It is imperative to raise awareness of pregnancy deaths besides scaling up health services if maternal mortality is to be brought down.
Even as the government has been proclaiming time and again that it has achieved remarkable success in reducing child and maternal mortality rates, the UNICEF surveys tell a grim story year after year. These striking disparities have come up in a recently released UNICEF'sState of the World'sChildren report that paints a very despairing picture of India'smaternal health scenario. A perusal of the report shows that about 78,000 women die annually in India due to complications arising out of pregnancy and childbirth. This, once again proves that having a child continues to remain among the most serious health risks for women in the country. In truth, high maternal mortality during pregnancy, childbirth and post-delivery is a fact of life in India.
?Women in the least developed nations are in fact 300 times more likely to die of childbirth and pregnancy related complications than the women in industrialised countries. No other mortality rate across the world is so unequal?, says the report. This is clear indication that in India and other developing countries the record of providing basic healthcare facilities to a large portion of the vulnerable population is quite dismaying. This is shocking for a country that aspires to be a super-power in the near future. But the real surprise is that despite high budgets of health schemes of the Union Health and Family Welfare Ministry, maternal mortality rates continue to be high and have not recorded a significant reduction in the past one decade. Ironically, considering that a majority of these deaths are entirely preventable!
Despite the much touted economic growth, it is quite disappointing that India continues to face major challenges in healthcare. As per the report, a large percentage of maternal deaths occur in states like Uttar Pradesh, Uttarakhand, Bihar, Jharkhand, Orissa, Madhya Pradesh, Chhattisgarh, Rajasthan and Assam. With one woman dying every seven minutes on an average, 20 others suffer from pregnancy related complications. It is estimated that nearly 10 million women suffer from these problems each year, while 60 percent of the women continue to deliver babies in homes without even the help of trained midwives. Yet, all that is needed to stop these unnecessary deaths from happening is to make available basic facilities that would ensure safe childbirth as well as effective post-natal care. It is quite discomfiting that despite all the advances in medical and surgical treatment such deaths should occur at all. But equally, one cannot escape the fact that there exists a yawning gap in our health system that makes all the difference between the life and death of women. This gap is intricately linked to availability and access to better healthcare infrastructure facilities and awareness of such facilities in their particular area.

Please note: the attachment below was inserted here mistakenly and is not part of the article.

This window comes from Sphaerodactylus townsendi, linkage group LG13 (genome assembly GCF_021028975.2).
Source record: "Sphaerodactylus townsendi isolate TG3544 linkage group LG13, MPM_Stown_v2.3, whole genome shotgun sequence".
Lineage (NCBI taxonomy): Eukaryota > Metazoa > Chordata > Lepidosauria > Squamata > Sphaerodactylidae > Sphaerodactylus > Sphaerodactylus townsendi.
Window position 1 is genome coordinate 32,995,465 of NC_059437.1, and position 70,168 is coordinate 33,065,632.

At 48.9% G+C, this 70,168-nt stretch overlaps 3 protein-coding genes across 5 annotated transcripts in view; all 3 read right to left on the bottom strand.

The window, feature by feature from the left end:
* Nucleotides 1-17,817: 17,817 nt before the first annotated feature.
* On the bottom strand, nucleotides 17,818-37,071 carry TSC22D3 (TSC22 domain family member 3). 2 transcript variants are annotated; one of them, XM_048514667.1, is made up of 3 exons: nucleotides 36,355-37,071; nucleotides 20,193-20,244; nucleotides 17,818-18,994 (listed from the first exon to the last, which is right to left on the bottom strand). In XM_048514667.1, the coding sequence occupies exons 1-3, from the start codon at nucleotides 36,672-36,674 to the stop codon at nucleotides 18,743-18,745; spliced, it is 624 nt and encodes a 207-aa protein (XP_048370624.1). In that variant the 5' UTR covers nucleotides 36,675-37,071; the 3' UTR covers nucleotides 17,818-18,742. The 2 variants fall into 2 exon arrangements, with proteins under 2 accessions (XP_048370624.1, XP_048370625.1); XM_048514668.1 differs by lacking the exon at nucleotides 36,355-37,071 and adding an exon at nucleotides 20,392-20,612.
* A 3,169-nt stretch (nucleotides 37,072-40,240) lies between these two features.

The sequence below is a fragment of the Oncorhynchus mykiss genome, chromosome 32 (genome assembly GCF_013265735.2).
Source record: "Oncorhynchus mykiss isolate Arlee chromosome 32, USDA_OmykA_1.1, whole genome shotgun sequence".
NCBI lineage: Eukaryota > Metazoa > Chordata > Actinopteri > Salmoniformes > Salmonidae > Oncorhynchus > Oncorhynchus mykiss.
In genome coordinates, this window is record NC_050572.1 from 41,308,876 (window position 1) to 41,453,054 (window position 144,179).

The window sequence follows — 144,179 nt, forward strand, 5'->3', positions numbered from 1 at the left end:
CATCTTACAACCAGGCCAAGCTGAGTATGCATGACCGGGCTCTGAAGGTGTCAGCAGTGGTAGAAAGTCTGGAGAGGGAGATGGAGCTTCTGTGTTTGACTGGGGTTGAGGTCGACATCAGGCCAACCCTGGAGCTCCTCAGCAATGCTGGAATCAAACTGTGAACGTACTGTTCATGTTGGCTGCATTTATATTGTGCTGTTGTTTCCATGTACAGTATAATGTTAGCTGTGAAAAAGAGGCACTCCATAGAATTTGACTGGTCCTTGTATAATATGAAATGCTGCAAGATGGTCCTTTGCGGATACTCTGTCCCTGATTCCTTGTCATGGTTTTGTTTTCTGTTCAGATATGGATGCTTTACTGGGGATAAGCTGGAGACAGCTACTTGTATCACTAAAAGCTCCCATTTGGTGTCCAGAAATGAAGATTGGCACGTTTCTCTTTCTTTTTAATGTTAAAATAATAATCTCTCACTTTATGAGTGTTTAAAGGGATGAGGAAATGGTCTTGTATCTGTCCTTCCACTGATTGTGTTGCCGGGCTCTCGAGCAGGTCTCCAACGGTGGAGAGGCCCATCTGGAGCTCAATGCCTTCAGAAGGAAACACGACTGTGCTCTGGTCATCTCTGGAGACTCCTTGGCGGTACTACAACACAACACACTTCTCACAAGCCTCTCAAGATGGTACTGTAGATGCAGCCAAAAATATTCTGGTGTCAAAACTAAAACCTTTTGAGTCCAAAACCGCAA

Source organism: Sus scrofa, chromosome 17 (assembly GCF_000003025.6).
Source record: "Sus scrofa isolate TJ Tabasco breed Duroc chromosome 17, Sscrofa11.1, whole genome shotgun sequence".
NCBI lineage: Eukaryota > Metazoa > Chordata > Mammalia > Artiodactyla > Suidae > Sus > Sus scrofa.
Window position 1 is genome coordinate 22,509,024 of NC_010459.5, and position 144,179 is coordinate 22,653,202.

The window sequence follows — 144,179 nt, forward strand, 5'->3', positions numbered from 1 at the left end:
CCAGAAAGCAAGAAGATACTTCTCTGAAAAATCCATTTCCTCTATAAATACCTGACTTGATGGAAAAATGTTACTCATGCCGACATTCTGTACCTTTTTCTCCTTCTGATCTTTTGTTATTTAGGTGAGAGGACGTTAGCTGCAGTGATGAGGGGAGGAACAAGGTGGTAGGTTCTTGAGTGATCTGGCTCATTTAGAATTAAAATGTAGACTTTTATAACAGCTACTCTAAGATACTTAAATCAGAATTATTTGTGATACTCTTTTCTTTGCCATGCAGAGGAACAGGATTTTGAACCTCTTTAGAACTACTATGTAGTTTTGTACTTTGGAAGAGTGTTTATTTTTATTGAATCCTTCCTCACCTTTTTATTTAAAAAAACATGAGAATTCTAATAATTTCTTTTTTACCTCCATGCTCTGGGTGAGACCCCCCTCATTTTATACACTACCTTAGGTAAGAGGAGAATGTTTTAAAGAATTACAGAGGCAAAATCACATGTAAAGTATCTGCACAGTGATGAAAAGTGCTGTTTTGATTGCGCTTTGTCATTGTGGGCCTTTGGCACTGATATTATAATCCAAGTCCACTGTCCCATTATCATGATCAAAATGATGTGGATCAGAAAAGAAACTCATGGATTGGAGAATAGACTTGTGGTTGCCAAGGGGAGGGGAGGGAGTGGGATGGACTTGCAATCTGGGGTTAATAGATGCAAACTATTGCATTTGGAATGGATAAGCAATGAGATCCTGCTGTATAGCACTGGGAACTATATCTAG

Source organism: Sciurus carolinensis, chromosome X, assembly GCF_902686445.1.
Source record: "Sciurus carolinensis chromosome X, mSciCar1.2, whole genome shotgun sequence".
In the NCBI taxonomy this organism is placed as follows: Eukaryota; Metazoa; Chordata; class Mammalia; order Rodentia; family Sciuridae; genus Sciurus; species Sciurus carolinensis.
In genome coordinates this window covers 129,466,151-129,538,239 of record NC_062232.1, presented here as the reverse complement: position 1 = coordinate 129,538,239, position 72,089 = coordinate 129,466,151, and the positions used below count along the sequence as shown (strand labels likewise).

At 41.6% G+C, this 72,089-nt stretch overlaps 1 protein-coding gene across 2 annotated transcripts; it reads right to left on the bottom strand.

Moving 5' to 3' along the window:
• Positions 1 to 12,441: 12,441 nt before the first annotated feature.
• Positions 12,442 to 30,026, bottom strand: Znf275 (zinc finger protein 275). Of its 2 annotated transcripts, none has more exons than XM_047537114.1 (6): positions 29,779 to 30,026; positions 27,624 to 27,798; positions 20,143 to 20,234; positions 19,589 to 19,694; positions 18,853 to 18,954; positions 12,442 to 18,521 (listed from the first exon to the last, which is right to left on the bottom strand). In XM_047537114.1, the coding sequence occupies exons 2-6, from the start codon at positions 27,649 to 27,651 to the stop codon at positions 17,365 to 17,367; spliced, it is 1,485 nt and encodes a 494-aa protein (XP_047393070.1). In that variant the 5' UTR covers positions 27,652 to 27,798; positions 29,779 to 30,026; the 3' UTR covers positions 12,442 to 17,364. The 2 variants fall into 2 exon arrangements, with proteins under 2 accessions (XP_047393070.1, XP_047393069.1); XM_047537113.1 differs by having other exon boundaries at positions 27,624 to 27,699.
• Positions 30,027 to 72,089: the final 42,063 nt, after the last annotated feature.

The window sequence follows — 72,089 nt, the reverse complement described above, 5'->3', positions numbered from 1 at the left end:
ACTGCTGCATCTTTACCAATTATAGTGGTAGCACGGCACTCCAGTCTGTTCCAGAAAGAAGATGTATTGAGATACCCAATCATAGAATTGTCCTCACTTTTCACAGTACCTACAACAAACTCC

It needs no reiteration that only a healthy mother can give birth to a healthy baby. It is in this context that the UNICEF report brings dismal tidings. According to the report, one million children born in India are dying every year even before they become 28 days old. A child born in India 14 times more likely to die during the first 28 days than one born in US or UK. ?Maternal and infant survival is inextricably linked?, it says. In other words, we need to save mothers first if we want to safeguard the lives of their children. Thus any health-programme directed at preventing neonatal deaths has to lay equal emphasis on the pursuit of safe motherhood.
While the UNICEF report paints a bleak picture of India'smaternal health laying emphasis on not to allow any complacency on this score, one needs to ask, why is it so? There are a host of reasons for this?the main one being early marriage and the subsequent child birth. It has been estimated that in India, 27 per cent women are married before the age of 15 years and 58 per cent before the age of 18 years. ?Girls who have babies before 15 years have 5 times higher risk of dying at childbirth than women in their 20?s?, says Dr Karin Hulshof, UNICEF India representative.